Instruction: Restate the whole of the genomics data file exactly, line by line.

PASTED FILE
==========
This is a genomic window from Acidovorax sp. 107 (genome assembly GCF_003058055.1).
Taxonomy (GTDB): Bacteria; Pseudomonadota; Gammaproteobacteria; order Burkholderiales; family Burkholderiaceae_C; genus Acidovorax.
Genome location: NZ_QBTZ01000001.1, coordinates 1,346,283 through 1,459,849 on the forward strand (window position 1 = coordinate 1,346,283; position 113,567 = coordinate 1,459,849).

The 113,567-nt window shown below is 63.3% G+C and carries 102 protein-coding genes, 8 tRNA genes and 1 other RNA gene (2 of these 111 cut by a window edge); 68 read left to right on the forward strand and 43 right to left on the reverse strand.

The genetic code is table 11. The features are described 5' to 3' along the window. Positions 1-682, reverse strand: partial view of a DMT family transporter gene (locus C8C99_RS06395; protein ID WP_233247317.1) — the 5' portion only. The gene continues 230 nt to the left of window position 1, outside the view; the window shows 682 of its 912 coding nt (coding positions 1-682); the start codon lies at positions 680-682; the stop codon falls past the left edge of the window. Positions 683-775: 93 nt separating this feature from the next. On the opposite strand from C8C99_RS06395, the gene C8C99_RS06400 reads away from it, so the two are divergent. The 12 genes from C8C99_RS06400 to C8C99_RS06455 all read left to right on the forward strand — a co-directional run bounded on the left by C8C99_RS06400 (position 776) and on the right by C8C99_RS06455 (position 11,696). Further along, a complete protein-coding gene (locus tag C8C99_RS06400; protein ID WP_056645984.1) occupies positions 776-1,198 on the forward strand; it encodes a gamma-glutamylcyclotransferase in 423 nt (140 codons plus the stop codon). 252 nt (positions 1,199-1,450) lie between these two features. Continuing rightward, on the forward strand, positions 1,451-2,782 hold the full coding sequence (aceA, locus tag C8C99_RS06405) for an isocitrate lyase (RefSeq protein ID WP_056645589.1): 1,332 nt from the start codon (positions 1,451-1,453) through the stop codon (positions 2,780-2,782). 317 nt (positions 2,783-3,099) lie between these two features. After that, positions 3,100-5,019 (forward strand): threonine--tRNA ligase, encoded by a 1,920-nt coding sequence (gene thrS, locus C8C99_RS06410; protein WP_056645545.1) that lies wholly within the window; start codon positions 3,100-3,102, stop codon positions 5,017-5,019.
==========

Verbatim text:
This is a genomic window from Acidovorax sp. 107 (genome assembly GCF_003058055.1).
Taxonomy (GTDB): Bacteria; Pseudomonadota; Gammaproteobacteria; order Burkholderiales; family Burkholderiaceae_C; genus Acidovorax.
Genome location: NZ_QBTZ01000001.1, coordinates 1,346,283 through 1,459,849 on the forward strand (window position 1 = coordinate 1,346,283; position 113,567 = coordinate 1,459,849).

The 113,567-nt window shown below is 63.3% G+C and carries 102 protein-coding genes, 8 tRNA genes and 1 other RNA gene (2 of these 111 cut by a window edge); 68 read left to right on the forward strand and 43 right to left on the reverse strand.

The genetic code is table 11. The features are described 5' to 3' along the window. Positions 1-682, reverse strand: partial view of a DMT family transporter gene (locus C8C99_RS06395; protein ID WP_233247317.1) — the 5' portion only. The gene continues 230 nt to the left of window position 1, outside the view; the window shows 682 of its 912 coding nt (coding positions 1-682); the start codon lies at positions 680-682; the stop codon falls past the left edge of the window. Positions 683-775: 93 nt separating this feature from the next. On the opposite strand from C8C99_RS06395, the gene C8C99_RS06400 reads away from it, so the two are divergent. The 12 genes from C8C99_RS06400 to C8C99_RS06455 all read left to right on the forward strand — a co-directional run bounded on the left by C8C99_RS06400 (position 776) and on the right by C8C99_RS06455 (position 11,696). Further along, a complete protein-coding gene (locus tag C8C99_RS06400; protein ID WP_056645984.1) occupies positions 776-1,198 on the forward strand; it encodes a gamma-glutamylcyclotransferase in 423 nt (140 codons plus the stop codon). 252 nt (positions 1,199-1,450) lie between these two features. Continuing rightward, on the forward strand, positions 1,451-2,782 hold the full coding sequence (aceA, locus tag C8C99_RS06405) for an isocitrate lyase (RefSeq protein ID WP_056645589.1): 1,332 nt from the start codon (positions 1,451-1,453) through the stop codon (positions 2,780-2,782). 317 nt (positions 2,783-3,099) lie between these two features. After that, positions 3,100-5,019 (forward strand): threonine--tRNA ligase, encoded by a 1,920-nt coding sequence (gene thrS, locus C8C99_RS06410; protein WP_056645545.1) that lies wholly within the window; start codon positions 3,100-3,102, stop codon positions 5,017-5,019.